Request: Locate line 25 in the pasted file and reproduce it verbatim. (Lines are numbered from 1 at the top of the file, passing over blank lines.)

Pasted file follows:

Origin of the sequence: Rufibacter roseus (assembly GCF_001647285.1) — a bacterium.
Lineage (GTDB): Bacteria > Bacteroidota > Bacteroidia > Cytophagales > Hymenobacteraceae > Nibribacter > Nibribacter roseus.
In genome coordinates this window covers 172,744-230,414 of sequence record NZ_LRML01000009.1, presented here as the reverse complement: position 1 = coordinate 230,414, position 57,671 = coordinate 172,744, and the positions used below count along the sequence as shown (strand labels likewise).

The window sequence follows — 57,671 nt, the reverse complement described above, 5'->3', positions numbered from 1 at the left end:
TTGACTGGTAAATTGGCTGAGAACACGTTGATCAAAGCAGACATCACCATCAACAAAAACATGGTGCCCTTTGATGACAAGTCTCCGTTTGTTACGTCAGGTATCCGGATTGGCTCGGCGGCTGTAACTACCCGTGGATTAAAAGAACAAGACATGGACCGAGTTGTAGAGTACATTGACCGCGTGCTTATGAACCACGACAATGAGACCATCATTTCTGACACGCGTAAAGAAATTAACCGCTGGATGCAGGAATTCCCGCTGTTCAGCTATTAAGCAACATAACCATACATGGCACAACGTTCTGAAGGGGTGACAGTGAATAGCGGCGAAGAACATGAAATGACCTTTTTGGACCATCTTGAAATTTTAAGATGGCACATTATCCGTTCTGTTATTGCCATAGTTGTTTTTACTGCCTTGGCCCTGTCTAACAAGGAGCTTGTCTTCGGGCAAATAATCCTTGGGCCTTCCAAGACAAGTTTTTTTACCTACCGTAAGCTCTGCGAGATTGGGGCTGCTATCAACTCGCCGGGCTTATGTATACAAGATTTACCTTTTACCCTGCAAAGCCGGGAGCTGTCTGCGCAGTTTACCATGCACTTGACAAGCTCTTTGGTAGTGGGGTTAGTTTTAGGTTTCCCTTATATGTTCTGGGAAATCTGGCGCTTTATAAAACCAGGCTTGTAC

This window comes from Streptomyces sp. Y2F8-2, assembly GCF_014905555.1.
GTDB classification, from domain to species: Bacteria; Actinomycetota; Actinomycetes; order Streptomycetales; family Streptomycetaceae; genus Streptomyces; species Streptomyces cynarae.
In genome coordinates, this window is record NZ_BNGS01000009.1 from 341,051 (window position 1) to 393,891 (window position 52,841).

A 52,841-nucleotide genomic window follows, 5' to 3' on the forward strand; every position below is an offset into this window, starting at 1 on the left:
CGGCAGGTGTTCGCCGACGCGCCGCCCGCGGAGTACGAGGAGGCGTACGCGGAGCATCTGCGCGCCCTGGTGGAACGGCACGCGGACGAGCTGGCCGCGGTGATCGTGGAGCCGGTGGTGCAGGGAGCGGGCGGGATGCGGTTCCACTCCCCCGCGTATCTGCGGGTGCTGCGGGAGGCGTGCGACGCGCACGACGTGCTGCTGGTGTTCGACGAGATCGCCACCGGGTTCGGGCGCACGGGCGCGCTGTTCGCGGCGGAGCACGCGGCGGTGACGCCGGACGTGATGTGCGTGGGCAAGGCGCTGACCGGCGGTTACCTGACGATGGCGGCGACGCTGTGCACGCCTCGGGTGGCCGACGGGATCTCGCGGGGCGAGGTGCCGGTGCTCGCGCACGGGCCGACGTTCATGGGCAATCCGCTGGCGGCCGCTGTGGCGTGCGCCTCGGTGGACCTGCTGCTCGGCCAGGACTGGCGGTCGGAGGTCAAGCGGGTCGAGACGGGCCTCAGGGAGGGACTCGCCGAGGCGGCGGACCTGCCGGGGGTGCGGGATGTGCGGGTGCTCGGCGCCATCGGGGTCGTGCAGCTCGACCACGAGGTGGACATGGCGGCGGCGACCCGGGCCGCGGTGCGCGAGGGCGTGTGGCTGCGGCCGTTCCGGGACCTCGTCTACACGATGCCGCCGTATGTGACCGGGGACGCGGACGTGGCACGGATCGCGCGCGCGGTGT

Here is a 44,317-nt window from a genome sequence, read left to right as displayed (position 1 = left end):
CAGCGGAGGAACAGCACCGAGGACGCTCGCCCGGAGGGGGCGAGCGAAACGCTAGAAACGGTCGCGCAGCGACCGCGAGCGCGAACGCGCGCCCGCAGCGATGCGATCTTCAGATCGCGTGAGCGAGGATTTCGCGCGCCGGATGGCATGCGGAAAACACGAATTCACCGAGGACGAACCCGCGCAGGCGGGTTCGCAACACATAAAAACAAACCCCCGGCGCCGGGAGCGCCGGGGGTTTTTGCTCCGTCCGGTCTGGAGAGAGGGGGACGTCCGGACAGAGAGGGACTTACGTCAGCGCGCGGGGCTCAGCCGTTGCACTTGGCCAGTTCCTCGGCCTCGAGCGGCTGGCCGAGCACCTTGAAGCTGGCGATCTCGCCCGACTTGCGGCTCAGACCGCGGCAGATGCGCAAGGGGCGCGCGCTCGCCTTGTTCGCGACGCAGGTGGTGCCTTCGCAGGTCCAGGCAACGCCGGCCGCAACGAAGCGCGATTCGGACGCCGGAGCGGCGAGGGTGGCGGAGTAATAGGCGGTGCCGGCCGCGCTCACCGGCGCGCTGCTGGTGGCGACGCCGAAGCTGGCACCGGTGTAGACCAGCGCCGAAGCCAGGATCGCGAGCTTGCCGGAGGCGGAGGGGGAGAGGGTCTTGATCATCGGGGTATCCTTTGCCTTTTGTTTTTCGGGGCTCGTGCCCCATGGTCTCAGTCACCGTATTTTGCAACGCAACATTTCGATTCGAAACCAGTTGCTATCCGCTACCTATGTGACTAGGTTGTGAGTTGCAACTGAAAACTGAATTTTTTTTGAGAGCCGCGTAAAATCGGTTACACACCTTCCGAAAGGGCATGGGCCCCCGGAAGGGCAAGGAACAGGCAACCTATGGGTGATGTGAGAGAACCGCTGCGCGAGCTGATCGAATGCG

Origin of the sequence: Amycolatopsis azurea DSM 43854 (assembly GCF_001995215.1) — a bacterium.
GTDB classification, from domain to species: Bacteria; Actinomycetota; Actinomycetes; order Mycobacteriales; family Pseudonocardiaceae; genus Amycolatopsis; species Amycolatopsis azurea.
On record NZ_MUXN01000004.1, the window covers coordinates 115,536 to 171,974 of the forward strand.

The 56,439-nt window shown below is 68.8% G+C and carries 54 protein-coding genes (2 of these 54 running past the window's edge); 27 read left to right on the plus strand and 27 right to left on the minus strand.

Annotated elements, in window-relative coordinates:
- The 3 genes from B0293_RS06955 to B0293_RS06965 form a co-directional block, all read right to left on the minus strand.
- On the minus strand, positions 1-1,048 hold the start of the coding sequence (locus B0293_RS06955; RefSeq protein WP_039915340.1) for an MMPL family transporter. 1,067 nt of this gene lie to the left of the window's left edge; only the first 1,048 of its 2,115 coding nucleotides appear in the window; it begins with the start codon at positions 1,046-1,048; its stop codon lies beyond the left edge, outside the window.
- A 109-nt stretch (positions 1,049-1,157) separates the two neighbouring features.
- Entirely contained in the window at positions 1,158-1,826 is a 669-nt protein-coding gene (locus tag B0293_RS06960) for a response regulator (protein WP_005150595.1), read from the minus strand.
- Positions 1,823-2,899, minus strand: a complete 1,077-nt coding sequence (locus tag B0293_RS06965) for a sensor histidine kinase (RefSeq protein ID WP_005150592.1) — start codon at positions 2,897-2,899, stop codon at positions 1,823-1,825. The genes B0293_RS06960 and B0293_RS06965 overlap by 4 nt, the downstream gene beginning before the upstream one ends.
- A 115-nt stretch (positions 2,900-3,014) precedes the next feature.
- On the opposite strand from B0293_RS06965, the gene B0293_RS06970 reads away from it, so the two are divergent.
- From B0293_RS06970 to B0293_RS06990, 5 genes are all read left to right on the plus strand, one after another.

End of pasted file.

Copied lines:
- From B0293_RS06970 to B0293_RS06990, 5 genes are all read left to right on the plus strand, one after another.